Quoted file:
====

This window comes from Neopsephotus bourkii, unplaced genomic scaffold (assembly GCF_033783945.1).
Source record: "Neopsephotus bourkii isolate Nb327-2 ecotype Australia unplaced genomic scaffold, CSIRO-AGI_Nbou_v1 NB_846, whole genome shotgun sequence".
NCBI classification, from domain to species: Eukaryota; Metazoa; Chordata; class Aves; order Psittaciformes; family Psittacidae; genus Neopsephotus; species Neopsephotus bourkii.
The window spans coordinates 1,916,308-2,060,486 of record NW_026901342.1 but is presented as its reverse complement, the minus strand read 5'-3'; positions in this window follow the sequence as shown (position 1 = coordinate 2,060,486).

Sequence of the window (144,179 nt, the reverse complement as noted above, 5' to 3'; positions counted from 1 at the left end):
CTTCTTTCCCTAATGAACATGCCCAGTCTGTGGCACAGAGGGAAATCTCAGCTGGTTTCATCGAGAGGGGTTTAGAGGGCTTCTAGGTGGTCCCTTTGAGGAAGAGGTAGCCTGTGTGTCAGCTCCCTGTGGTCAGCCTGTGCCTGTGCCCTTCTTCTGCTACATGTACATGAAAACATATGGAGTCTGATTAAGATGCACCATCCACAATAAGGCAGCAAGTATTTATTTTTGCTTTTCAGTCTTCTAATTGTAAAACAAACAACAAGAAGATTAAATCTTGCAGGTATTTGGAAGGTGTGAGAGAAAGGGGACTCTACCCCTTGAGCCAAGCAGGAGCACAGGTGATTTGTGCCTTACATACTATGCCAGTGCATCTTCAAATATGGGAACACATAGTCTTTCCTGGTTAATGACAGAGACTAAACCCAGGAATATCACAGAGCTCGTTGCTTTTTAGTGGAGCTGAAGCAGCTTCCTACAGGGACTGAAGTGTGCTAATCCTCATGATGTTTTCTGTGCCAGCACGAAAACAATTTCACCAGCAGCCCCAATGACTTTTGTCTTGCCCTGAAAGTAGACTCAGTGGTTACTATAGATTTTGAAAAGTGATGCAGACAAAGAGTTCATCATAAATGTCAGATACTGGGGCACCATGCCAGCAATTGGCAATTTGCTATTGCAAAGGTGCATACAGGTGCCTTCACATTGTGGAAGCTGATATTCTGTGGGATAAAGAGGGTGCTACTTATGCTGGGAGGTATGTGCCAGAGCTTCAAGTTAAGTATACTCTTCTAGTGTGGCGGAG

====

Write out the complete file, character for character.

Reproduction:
This window comes from Neopsephotus bourkii, unplaced genomic scaffold (assembly GCF_033783945.1).
Source record: "Neopsephotus bourkii isolate Nb327-2 ecotype Australia unplaced genomic scaffold, CSIRO-AGI_Nbou_v1 NB_846, whole genome shotgun sequence".
NCBI classification, from domain to species: Eukaryota; Metazoa; Chordata; class Aves; order Psittaciformes; family Psittacidae; genus Neopsephotus; species Neopsephotus bourkii.
The window spans coordinates 1,916,308-2,060,486 of record NW_026901342.1 but is presented as its reverse complement, the minus strand read 5'-3'; positions in this window follow the sequence as shown (position 1 = coordinate 2,060,486).

Sequence of the window (144,179 nt, the reverse complement as noted above, 5' to 3'; positions counted from 1 at the left end):
CTTCTTTCCCTAATGAACATGCCCAGTCTGTGGCACAGAGGGAAATCTCAGCTGGTTTCATCGAGAGGGGTTTAGAGGGCTTCTAGGTGGTCCCTTTGAGGAAGAGGTAGCCTGTGTGTCAGCTCCCTGTGGTCAGCCTGTGCCTGTGCCCTTCTTCTGCTACATGTACATGAAAACATATGGAGTCTGATTAAGATGCACCATCCACAATAAGGCAGCAAGTATTTATTTTTGCTTTTCAGTCTTCTAATTGTAAAACAAACAACAAGAAGATTAAATCTTGCAGGTATTTGGAAGGTGTGAGAGAAAGGGGACTCTACCCCTTGAGCCAAGCAGGAGCACAGGTGATTTGTGCCTTACATACTATGCCAGTGCATCTTCAAATATGGGAACACATAGTCTTTCCTGGTTAATGACAGAGACTAAACCCAGGAATATCACAGAGCTCGTTGCTTTTTAGTGGAGCTGAAGCAGCTTCCTACAGGGACTGAAGTGTGCTAATCCTCATGATGTTTTCTGTGCCAGCACGAAAACAATTTCACCAGCAGCCCCAATGACTTTTGTCTTGCCCTGAAAGTAGACTCAGTGGTTACTATAGATTTTGAAAAGTGATGCAGACAAAGAGTTCATCATAAATGTCAGATACTGGGGCACCATGCCAGCAATTGGCAATTTGCTATTGCAAAGGTGCATACAGGTGCCTTCACATTGTGGAAGCTGATATTCTGTGGGATAAAGAGGGTGCTACTTATGCTGGGAGGTATGTGCCAGAGCTTCAAGTTAAGTATACTCTTCTAGTGTGGCGGAG